• Rebuilding Texas: Design-Build In Public Procurement

    Brian Gaudet

    Following Hurricane Harvey, members of the construction industry planning to engage in reconstruction projects should understand the design-build delivery method under the Texas public procurement statutes. Design-build projects for buildings are treated differently than design-build civil projects, say Brian Gaudet and Courtney Lynch of Kilpatrick Townsend & Stockton LLP and Traci Donatto of American Constructors Inc.

  • 2017 Health Care Enforcement Review: Trends In FCA Cases

    Kevin McGinty

    The volume of health care-related qui tam litigation under the False Claims Act remained robust last year. In the first of four articles on health care enforcement in 2017, Kevin McGinty of Mintz Levin Cohn Ferris Glovsky and Popeo PC discusses the important takeaways from a number of trends.

  • 6 E-Discovery Predictions For 2018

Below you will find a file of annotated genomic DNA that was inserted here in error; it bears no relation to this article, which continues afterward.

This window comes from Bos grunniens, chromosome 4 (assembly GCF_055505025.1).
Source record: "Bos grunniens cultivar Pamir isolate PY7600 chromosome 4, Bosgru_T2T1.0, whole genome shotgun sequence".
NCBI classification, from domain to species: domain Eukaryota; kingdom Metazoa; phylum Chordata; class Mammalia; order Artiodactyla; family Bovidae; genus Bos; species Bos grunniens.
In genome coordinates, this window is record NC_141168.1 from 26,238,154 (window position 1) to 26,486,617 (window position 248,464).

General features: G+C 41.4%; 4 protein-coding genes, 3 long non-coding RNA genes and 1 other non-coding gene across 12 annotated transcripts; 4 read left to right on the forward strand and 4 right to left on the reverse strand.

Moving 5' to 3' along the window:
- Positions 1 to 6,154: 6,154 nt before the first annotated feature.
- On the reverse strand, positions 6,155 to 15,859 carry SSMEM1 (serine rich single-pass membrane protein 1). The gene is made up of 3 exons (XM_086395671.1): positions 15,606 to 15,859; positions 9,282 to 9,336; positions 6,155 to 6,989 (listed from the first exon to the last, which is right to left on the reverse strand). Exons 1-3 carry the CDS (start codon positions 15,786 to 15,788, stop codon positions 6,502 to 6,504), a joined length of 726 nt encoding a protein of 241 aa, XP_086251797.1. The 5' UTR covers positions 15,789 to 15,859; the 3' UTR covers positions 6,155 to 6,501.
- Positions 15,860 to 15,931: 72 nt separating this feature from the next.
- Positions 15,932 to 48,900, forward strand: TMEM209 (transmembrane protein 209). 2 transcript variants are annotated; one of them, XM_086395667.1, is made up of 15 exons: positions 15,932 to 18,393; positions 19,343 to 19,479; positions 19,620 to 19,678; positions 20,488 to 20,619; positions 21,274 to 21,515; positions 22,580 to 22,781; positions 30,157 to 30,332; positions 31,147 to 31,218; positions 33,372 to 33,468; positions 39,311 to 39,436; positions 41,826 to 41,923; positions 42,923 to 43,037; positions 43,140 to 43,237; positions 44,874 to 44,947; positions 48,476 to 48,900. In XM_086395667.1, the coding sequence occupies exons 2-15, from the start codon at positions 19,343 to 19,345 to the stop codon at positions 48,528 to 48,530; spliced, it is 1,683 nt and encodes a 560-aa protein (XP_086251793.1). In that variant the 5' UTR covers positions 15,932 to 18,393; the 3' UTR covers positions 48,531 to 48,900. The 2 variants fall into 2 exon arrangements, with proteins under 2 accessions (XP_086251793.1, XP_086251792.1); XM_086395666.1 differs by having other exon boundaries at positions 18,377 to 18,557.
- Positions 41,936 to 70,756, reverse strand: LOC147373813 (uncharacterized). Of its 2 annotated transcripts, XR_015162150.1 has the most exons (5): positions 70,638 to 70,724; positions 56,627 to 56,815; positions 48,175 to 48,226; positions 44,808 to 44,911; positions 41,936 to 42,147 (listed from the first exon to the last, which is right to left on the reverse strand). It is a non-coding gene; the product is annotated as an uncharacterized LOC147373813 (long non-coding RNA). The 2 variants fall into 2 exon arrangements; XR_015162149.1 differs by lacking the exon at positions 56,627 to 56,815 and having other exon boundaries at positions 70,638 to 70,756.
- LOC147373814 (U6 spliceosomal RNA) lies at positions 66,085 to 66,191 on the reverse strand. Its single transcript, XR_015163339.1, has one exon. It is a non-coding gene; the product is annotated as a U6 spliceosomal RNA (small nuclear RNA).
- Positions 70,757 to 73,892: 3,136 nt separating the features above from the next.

Erich Potter

    Erich Potter, discovery counsel with Oles Morrison Rinker & Baker LLP, discusses six ways e-discovery will continue to excite and confound in 2018.

  • How Sanctuary City Regs Could Impact Houston Real Estate

    Hilary Tyson

    President Donald Trump’s sanctuary city ban has been enmeshed in litigation since it was enacted, as has similar legislation in the Texas Legislature. But while the future of these regulations may not be certain, they still stand to exact broad impacts, both in Houston and beyond, say Hilary Tyson and Lauren McLaughlin of BoyarMiller.

  • Rebuilding Texas: The 2 Types Of Construction Management

    Brian Gaudet

    For members of the construction industry planning to engage in reconstruction projects following Hurricane Harvey, it is important to know how Texas public procurement law regulates two project delivery methods — construction manager-agent and construction manager-at-risk, say Brian Gaudet and Courtney Lynch of Kilpatrick Townsend & Stockton LLP. ​